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|07-16-2012, 07:31 PM||#1 (permalink)|
Join Date: Jul 2006
Deep Purple founder Jon Lord dies
Jon Lord death: Deep Purple founder dies aged 71 | Mail Online
Rock star Jon Lord, who founded the band Deep Purple, died yesterday aged 71.
The keyboard player, who co-wrote many of the heavy rock band’s legendary songs including Smoke On The Water, had pancreatic cancer.
A statement posted on his website yesterday declared that Lord – who had said that writing music had been therapy through his illness – had passed ‘from Darkness to Light’.
The musician, who had enjoyed success in the last decade as a classical composer, suffered a fatal pulmonary embolism at a private clinic in London. His publicist said that he was surrounded by his family.
Lord founded Deep Purple in 1968 and it went on to be one of the world’s most successful rock bands, selling more than 100million albums.
The band split in 1976 and Lord spent several years with Whitesnake but Deep Purple reformed in 1984 and made six studio albums and performed around the world.
Born in Leicester in 1941, Lord began playing the piano and taking classical music lessons at an early age.
He moved to London at 19 after receiving a scholarship to drama school, but was soon playing piano in pubs and bars.
In 1964, he joined cult blues band the Artwoods, formed by Ronnie Wood’s brother Art.
After they split up, Lord went on tour with The Flowerpot Men before founding Deep Purple.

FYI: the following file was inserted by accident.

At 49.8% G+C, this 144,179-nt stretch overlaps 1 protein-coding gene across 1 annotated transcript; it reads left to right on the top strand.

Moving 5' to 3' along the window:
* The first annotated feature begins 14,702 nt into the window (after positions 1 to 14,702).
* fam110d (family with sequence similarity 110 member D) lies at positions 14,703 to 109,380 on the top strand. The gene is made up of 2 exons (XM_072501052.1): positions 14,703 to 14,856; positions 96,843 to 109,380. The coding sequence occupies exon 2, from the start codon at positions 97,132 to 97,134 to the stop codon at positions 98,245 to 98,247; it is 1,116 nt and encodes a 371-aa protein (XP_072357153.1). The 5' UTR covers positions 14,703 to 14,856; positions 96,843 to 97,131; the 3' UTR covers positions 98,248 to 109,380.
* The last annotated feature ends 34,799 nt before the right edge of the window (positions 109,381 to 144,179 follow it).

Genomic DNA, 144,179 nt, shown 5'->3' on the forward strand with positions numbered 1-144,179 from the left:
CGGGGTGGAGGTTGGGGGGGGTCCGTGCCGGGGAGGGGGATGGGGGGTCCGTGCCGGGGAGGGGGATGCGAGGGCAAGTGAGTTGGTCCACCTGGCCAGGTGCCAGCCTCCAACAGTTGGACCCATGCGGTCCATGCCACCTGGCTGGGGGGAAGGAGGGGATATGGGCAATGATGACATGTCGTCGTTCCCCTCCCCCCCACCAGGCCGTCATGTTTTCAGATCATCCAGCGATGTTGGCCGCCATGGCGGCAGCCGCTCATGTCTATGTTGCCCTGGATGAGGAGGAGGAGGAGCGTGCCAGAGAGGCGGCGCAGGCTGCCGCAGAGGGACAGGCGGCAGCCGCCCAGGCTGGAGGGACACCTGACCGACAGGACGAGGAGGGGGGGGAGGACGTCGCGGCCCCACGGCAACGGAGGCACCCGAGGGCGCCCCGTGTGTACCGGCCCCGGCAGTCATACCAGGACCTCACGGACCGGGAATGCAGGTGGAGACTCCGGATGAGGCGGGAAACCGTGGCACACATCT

The band established itself in the early 1970s, releasing albums such as Deep Purple in Rock and Machine Head and having a hit single with Black Night.
The line-up underwent many changes, but Lord remained a mainstay. The band also included guitarist Ritchie Blackmore, singer Ian Gillan, drummer Ian Paice and bassist Roger Glover.
Lord retired from the band in 2002, but nurtured a second career as a classical composer.
His Durham Concerto became a hit in Classic FM’s Hall of Fame, alongside his piano concerto Boom of the Tingling Strings.
Last year Lord told fans he was ‘fighting cancer and will therefore be taking a break from performing while getting the treatment and cure’.
He had been due to play with the Hagen Philharmonic Orchestra in Germany last week, but postponed the concert at the end of last month.
Friend Rick Wakeman, former keyboard player with Yes, paid tribute last night.
He said: ‘His contribution to music and to classic rock was immeasurable and I will miss him terribly.’
|07-16-2012, 09:04 PM||#2 (permalink)|
Join Date: Mar 2006
To me, he was the only one who made keyboards work in a hard rock/metal situation.
Because he played and sounded like a guitar player and complemented Blackmore well.
Really listen to Smoke on the Water, and the intro to Lazy.
Hell, listen to all of Lazy and hear how his sound,alongside Blackmore,makes the song heavy.
The world is full of kings and queens, who blind your eyes and steal your dreams. It's Heaven and Hell. -Ronnie James Dio
Born to Lose, Live to Win -Lemmy Kilmister
It's a long way to the top, if you wanna Rock 'n Roll -Bon Scott